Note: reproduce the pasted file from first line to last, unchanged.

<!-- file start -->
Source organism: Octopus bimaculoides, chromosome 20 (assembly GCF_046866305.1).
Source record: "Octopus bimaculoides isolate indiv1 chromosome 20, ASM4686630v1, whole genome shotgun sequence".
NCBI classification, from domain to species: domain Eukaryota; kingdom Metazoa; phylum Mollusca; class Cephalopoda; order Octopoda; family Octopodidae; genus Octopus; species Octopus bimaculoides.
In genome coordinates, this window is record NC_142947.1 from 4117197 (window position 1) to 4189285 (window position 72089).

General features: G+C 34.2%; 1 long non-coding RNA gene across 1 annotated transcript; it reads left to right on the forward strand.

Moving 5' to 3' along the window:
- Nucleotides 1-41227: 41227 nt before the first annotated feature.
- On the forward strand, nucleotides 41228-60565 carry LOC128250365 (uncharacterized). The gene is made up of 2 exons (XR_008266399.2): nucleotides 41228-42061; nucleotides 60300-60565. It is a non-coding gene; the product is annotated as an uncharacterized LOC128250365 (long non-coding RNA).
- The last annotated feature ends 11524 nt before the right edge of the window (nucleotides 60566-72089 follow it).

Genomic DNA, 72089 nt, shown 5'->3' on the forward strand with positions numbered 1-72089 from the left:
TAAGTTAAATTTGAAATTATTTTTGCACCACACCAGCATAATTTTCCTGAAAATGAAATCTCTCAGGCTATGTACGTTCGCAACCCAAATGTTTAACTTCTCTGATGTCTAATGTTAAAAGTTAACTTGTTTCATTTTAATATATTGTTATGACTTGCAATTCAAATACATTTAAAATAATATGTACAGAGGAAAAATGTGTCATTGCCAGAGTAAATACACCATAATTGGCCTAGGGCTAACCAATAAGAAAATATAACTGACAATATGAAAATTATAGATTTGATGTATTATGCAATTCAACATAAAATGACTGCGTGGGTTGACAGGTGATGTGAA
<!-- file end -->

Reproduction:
Source organism: Octopus bimaculoides, chromosome 20 (assembly GCF_046866305.1).
Source record: "Octopus bimaculoides isolate indiv1 chromosome 20, ASM4686630v1, whole genome shotgun sequence".
NCBI classification, from domain to species: domain Eukaryota; kingdom Metazoa; phylum Mollusca; class Cephalopoda; order Octopoda; family Octopodidae; genus Octopus; species Octopus bimaculoides.
In genome coordinates, this window is record NC_142947.1 from 4117197 (window position 1) to 4189285 (window position 72089).

General features: G+C 34.2%; 1 long non-coding RNA gene across 1 annotated transcript; it reads left to right on the forward strand.

Moving 5' to 3' along the window:
- Nucleotides 1-41227: 41227 nt before the first annotated feature.
- On the forward strand, nucleotides 41228-60565 carry LOC128250365 (uncharacterized). The gene is made up of 2 exons (XR_008266399.2): nucleotides 41228-42061; nucleotides 60300-60565. It is a non-coding gene; the product is annotated as an uncharacterized LOC128250365 (long non-coding RNA).
- The last annotated feature ends 11524 nt before the right edge of the window (nucleotides 60566-72089 follow it).

Genomic DNA, 72089 nt, shown 5'->3' on the forward strand with positions numbered 1-72089 from the left:
TAAGTTAAATTTGAAATTATTTTTGCACCACACCAGCATAATTTTCCTGAAAATGAAATCTCTCAGGCTATGTACGTTCGCAACCCAAATGTTTAACTTCTCTGATGTCTAATGTTAAAAGTTAACTTGTTTCATTTTAATATATTGTTATGACTTGCAATTCAAATACATTTAAAATAATATGTACAGAGGAAAAATGTGTCATTGCCAGAGTAAATACACCATAATTGGCCTAGGGCTAACCAATAAGAAAATATAACTGACAATATGAAAATTATAGATTTGATGTATTATGCAATTCAACATAAAATGACTGCGTGGGTTGACAGGTGATGTGAA